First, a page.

Buy your brewing supplies here

We now have a range of base and specialty malts for sale. A catalog and new website is coming soon. Let us know what you need and we will sell it to you or special order it for you. Please bear with us during this initial stage and we will have the full service shop available in no time.

Sunday, February 21, 2010


Oh Spring, the memory of your green, sweet warm afternoons graces me.
The thaw and drying of this clump of dirt
Hurling through space, preparing to round the celestial corner we call equinox.
Oh Spring, bring me your warming sunshine and all it means
Point us toward the sun; Do that to me one more time.

Monday, February 15, 2010

To Plow or not to Plow

running sub title: Have Tractor Will Plow

We had a few days of above freezing temps with sunshine last week and this left me pondering soil, tillage methods, soil erosion and the urge to drag something sharp and powerful behind my tractor.  Now, let me state for the record that I consciously resisted the urge to deny or at least hold private the last part of the previous sentence; the "drag something sharp and powerful behind my tractor" part.  Here we are trying to demonstrate a better, more sustainable and environmentally friendly way to feed ourselves and I find myself dreaming of PTO horsepower and wide implements!  As much as I would deny it, there is something to these feelings.  I think many of us might paint it as a "man" thing, but is that it?  Intellectually I'd like to think not, but are tools fulfilling some weapons need that early man (here I do mean males) developed as we moved from a hunting to agrarian existence.  This line of thought is even more interesting considering  I am a vegetarian.

Nevertheless, I find myself being reminded that we don't really know what we are doing yet.  I have, however, learned the difference between cultivating and tillage.  I also found it very interesting that  no-till methods don't really mean what I think they mean.  This is apparently a trend in modern  agriculture, which means that seeds and nutrients are placed in the soil without significantly disturbing the soil.  I think it is akin to poking a hole or furrow just wide enough for the seed, compared to completely inverting the soil system with a moldboard plow.  The benefits are decreased erosion and less damage to the beneficial living soil components (i.e. worms), but the negative (in my view) is the complete dependence on herbicides and genetically modified seeds for weed control.  But here I find myself pondering the cost/benefit of discers, rippers, middle busters, cultivators, and rotary tillers.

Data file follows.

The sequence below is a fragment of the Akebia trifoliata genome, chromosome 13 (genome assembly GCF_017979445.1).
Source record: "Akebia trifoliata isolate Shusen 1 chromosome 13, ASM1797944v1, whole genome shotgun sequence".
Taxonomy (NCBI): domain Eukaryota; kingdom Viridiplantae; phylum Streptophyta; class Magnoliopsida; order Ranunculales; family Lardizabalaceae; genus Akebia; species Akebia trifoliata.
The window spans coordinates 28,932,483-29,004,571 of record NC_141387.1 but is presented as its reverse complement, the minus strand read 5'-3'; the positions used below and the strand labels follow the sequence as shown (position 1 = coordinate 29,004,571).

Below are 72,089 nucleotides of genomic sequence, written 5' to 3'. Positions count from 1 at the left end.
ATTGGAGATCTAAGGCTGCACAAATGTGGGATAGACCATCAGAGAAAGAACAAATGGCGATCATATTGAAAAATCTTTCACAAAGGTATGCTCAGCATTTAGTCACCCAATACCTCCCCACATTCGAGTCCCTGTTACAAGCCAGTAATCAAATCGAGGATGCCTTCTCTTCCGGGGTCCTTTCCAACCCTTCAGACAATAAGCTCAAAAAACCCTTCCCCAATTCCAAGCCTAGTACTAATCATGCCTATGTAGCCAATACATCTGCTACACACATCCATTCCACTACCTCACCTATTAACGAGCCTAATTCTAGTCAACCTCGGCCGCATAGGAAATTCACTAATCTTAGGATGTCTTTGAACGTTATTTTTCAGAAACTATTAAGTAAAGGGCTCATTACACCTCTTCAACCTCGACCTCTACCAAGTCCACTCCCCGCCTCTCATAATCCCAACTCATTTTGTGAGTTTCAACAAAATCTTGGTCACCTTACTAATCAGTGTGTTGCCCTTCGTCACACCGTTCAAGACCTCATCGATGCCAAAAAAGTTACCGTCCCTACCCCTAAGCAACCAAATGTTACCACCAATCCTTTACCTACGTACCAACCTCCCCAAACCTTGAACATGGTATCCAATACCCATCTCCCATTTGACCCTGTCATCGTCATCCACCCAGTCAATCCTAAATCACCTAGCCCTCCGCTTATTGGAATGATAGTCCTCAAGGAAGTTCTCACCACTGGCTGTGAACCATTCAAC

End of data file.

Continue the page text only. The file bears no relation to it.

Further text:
Maybe I will just walk across the highway and talk to the farmer there to see what I can learn.  What?  Is this a reason to interact with a neighbor?  Maybe I am really onto something...

Thursday, February 4, 2010

Is simple really that complicated?

Today a colleague of mine and I were talking about trading grains....and it seemed so "out there" and even "alternative" by modern standards.  My colleagues faith prompts him to store a significant amount of grain, for various and obvious reasons.  He chooses to actually use the grain and cycles it from old to fresh.  They have a nice flour mill and make fresh wheat bread on a regular basis.  I think this is really cool.  The other day he asked if I had any extra malted barley that we could try in a bread recipe and I remembered to bring it to him today.  He is going to trade us some wheat grain and I will make some home ground/homemade bread with the kids because they will think it is cool.  How many of us have ever even seen a wheat kernel or berry?  According to Wikipedia, wheat has been cultivated domestically since 9,000BC and harvested in the wild since 23,000BC.  It is probably largely responsible for much of the progress that we have made as humans.  How is it that most of us have become so removed from agricultural production and raw products that it seems "alternative" to do what has been done for eons?  It is an interesting question to ponder.  I think we might have to grow a little wheat and/or barley, just for the fun in it.